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The National Police Certificate was originally produced out of police stations. In 2007, we first went to Australia Post and we took the administrative side out of police stations.

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An exterior shot of a Post Office focuses on the Australia Post logo. Inside, staff members assist customers at the counter and by the shelves. Ben Ackland:

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The process required an individual to attend a post office, fill out a hard copy form, present ID. You know, it was quite manually intensive.

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Text: Apply online or at any Post Office.

John Purcell:

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So in conjunction with Australia Post, we’ve developed a… an electronic national police certificate process that is faster, safer, more convenient, and provides more choice for, for the community.

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A webpage shows the online application form.

Ben Ackland:

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With the electronic NPC, we effectively cut out that administrative process. It’s all done online.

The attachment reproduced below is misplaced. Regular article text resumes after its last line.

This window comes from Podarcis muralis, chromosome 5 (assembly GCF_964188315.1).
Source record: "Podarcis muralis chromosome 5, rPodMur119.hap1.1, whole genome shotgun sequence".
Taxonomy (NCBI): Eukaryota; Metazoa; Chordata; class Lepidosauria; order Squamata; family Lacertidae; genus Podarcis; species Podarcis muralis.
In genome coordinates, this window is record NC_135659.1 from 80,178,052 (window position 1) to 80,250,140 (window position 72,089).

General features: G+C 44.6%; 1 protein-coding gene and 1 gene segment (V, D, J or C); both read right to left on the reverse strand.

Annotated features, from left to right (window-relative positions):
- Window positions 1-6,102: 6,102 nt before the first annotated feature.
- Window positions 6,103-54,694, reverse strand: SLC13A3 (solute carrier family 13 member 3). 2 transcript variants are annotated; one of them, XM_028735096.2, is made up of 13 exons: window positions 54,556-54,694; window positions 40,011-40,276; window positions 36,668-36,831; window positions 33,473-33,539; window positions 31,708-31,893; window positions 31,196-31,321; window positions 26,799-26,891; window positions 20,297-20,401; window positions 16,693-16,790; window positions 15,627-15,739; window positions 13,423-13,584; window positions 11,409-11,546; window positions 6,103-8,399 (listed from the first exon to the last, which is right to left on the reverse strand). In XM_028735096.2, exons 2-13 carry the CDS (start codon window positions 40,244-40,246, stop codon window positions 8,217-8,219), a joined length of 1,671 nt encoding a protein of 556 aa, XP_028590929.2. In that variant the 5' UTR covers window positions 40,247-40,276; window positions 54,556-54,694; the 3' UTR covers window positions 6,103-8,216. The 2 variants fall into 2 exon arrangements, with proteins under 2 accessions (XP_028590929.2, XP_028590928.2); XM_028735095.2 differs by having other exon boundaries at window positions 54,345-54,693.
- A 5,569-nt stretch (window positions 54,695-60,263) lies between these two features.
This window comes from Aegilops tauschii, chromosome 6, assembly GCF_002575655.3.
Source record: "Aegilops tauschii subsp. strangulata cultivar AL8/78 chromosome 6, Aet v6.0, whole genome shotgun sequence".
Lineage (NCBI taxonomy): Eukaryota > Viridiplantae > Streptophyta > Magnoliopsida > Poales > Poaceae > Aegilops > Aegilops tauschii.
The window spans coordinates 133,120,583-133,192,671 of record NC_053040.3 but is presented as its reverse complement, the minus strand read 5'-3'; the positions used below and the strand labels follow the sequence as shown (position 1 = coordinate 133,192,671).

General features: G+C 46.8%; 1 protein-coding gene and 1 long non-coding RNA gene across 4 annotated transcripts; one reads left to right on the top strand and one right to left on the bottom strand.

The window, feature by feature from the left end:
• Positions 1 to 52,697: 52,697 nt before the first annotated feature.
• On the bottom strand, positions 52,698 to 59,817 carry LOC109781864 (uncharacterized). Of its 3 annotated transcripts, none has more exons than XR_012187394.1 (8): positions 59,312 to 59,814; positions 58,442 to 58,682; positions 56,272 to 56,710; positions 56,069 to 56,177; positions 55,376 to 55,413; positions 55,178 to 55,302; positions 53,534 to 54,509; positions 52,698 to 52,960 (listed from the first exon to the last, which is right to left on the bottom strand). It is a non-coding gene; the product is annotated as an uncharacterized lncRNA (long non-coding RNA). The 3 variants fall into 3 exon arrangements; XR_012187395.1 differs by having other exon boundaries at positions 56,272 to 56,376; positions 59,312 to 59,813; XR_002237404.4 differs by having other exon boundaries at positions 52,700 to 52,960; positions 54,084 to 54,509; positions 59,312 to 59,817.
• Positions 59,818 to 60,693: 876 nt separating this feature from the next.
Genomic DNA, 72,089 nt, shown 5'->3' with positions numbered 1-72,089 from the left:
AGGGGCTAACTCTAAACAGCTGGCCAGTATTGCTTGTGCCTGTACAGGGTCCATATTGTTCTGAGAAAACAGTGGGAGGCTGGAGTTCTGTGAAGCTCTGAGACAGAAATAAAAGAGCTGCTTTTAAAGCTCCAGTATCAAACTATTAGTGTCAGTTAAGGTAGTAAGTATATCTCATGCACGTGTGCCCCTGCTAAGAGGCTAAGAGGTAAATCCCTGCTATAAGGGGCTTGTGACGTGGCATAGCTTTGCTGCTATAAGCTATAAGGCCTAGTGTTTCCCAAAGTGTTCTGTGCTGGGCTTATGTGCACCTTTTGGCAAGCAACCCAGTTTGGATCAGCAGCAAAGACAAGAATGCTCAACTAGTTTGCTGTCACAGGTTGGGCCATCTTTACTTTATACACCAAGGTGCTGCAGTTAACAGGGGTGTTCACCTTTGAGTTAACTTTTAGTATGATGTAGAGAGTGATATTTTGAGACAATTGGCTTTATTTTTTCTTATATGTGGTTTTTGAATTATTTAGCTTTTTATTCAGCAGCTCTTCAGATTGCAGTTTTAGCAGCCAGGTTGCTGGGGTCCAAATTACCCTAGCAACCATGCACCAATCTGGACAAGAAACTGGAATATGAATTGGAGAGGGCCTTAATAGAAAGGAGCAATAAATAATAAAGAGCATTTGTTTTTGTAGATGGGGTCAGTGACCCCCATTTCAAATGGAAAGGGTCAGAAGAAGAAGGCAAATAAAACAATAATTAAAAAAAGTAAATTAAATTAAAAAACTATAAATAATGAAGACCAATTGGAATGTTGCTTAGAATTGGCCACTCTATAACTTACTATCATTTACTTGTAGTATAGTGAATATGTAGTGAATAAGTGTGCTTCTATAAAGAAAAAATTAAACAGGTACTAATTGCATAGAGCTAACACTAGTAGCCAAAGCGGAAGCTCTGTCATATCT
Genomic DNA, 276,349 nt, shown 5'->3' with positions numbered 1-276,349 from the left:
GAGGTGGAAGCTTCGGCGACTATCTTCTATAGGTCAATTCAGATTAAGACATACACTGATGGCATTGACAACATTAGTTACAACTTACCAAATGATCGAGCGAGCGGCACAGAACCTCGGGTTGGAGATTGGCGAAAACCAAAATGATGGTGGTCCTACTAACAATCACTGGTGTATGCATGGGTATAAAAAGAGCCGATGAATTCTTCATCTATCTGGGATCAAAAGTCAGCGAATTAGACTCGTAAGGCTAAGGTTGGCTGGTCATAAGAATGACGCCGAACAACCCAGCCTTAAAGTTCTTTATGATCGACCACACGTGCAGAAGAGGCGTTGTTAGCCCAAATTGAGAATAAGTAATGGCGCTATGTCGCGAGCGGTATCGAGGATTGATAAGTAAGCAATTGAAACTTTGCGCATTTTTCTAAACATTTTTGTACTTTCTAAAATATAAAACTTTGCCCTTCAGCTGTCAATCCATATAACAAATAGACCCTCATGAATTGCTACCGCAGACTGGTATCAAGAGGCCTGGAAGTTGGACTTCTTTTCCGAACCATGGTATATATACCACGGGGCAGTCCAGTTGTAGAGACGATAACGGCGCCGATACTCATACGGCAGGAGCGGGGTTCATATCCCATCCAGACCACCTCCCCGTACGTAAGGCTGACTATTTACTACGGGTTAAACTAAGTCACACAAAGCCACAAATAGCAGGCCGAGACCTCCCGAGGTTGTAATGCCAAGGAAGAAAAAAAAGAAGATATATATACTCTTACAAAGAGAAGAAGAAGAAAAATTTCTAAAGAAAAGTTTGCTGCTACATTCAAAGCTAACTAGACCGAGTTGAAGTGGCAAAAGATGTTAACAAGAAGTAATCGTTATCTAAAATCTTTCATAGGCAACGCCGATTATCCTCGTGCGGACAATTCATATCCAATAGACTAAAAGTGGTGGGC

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Details appear as the user types at the keyboard, then clicks a button labelled 'Verify identity'.

John Purcell:

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It is simply a matter of the applicant filling in some personal details, verifying their identification online and making an online secure payment.

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On the computer screen, an email with the MyPost logo appears.

Ben Ackland:

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The electronic NPC took us from 5 days to our fastest time being under 10 minutes.

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A woman in a black blazer faces the camera.

Text: Lorraine McGann, Client Executive, State Government WA - Australia Post.

Lorraine McGann:

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The great thing about this project was the collaboration that …

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Lorraine McGann sits at a boardroom table, in discussion with John Purcell and Ben Ackland.